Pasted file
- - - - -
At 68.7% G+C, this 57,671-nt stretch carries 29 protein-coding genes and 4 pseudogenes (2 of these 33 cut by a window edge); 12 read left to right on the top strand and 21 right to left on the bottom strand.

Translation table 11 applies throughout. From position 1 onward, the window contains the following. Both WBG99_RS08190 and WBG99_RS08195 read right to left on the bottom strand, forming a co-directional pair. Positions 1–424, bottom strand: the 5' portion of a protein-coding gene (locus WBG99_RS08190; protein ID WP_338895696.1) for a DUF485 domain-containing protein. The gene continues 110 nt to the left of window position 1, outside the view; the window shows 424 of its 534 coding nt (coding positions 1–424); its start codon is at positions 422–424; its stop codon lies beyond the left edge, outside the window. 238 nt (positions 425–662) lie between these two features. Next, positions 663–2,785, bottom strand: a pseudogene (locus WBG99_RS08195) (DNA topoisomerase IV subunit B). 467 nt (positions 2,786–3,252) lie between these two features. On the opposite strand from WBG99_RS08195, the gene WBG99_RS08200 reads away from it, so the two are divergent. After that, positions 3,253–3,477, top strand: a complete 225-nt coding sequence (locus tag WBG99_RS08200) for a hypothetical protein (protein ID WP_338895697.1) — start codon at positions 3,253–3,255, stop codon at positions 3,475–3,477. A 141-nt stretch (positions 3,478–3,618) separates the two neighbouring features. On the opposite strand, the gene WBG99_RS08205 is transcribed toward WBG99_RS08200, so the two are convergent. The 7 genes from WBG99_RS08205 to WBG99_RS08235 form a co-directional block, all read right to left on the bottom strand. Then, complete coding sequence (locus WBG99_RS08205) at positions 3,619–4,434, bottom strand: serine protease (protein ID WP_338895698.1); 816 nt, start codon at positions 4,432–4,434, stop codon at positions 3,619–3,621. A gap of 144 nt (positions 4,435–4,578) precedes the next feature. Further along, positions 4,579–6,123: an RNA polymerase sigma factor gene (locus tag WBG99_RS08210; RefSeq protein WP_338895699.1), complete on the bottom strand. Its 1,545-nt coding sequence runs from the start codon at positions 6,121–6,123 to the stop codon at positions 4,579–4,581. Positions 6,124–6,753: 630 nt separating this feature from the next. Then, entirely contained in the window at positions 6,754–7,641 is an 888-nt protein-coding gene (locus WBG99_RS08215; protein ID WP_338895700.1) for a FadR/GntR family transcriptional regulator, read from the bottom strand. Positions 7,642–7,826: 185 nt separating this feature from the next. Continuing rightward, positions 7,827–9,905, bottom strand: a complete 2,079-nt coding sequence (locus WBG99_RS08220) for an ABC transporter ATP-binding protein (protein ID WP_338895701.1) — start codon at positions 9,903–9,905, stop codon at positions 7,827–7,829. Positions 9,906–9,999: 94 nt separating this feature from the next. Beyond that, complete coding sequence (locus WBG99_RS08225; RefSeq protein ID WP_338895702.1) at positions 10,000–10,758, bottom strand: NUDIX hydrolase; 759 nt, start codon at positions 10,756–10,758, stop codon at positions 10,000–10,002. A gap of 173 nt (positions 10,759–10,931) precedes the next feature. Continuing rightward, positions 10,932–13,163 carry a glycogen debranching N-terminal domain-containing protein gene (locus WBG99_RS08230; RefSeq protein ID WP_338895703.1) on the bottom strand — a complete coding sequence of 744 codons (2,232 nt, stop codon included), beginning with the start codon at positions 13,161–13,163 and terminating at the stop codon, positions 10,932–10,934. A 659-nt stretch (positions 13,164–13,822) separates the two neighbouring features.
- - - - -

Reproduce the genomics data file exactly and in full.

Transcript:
At 68.7% G+C, this 57,671-nt stretch carries 29 protein-coding genes and 4 pseudogenes (2 of these 33 cut by a window edge); 12 read left to right on the top strand and 21 right to left on the bottom strand.

Translation table 11 applies throughout. From position 1 onward, the window contains the following. Both WBG99_RS08190 and WBG99_RS08195 read right to left on the bottom strand, forming a co-directional pair. Positions 1–424, bottom strand: the 5' portion of a protein-coding gene (locus WBG99_RS08190; protein ID WP_338895696.1) for a DUF485 domain-containing protein. The gene continues 110 nt to the left of window position 1, outside the view; the window shows 424 of its 534 coding nt (coding positions 1–424); its start codon is at positions 422–424; its stop codon lies beyond the left edge, outside the window. 238 nt (positions 425–662) lie between these two features. Next, positions 663–2,785, bottom strand: a pseudogene (locus WBG99_RS08195) (DNA topoisomerase IV subunit B). 467 nt (positions 2,786–3,252) lie between these two features. On the opposite strand from WBG99_RS08195, the gene WBG99_RS08200 reads away from it, so the two are divergent. After that, positions 3,253–3,477, top strand: a complete 225-nt coding sequence (locus tag WBG99_RS08200) for a hypothetical protein (protein ID WP_338895697.1) — start codon at positions 3,253–3,255, stop codon at positions 3,475–3,477. A 141-nt stretch (positions 3,478–3,618) separates the two neighbouring features. On the opposite strand, the gene WBG99_RS08205 is transcribed toward WBG99_RS08200, so the two are convergent. The 7 genes from WBG99_RS08205 to WBG99_RS08235 form a co-directional block, all read right to left on the bottom strand. Then, complete coding sequence (locus WBG99_RS08205) at positions 3,619–4,434, bottom strand: serine protease (protein ID WP_338895698.1); 816 nt, start codon at positions 4,432–4,434, stop codon at positions 3,619–3,621. A gap of 144 nt (positions 4,435–4,578) precedes the next feature. Further along, positions 4,579–6,123: an RNA polymerase sigma factor gene (locus tag WBG99_RS08210; RefSeq protein WP_338895699.1), complete on the bottom strand. Its 1,545-nt coding sequence runs from the start codon at positions 6,121–6,123 to the stop codon at positions 4,579–4,581. Positions 6,124–6,753: 630 nt separating this feature from the next. Then, entirely contained in the window at positions 6,754–7,641 is an 888-nt protein-coding gene (locus WBG99_RS08215; protein ID WP_338895700.1) for a FadR/GntR family transcriptional regulator, read from the bottom strand. Positions 7,642–7,826: 185 nt separating this feature from the next. Continuing rightward, positions 7,827–9,905, bottom strand: a complete 2,079-nt coding sequence (locus WBG99_RS08220) for an ABC transporter ATP-binding protein (protein ID WP_338895701.1) — start codon at positions 9,903–9,905, stop codon at positions 7,827–7,829. Positions 9,906–9,999: 94 nt separating this feature from the next. Beyond that, complete coding sequence (locus WBG99_RS08225; RefSeq protein ID WP_338895702.1) at positions 10,000–10,758, bottom strand: NUDIX hydrolase; 759 nt, start codon at positions 10,756–10,758, stop codon at positions 10,000–10,002. A gap of 173 nt (positions 10,759–10,931) precedes the next feature. Continuing rightward, positions 10,932–13,163 carry a glycogen debranching N-terminal domain-containing protein gene (locus WBG99_RS08230; RefSeq protein ID WP_338895703.1) on the bottom strand — a complete coding sequence of 744 codons (2,232 nt, stop codon included), beginning with the start codon at positions 13,161–13,163 and terminating at the stop codon, positions 10,932–10,934. A 659-nt stretch (positions 13,164–13,822) separates the two neighbouring features.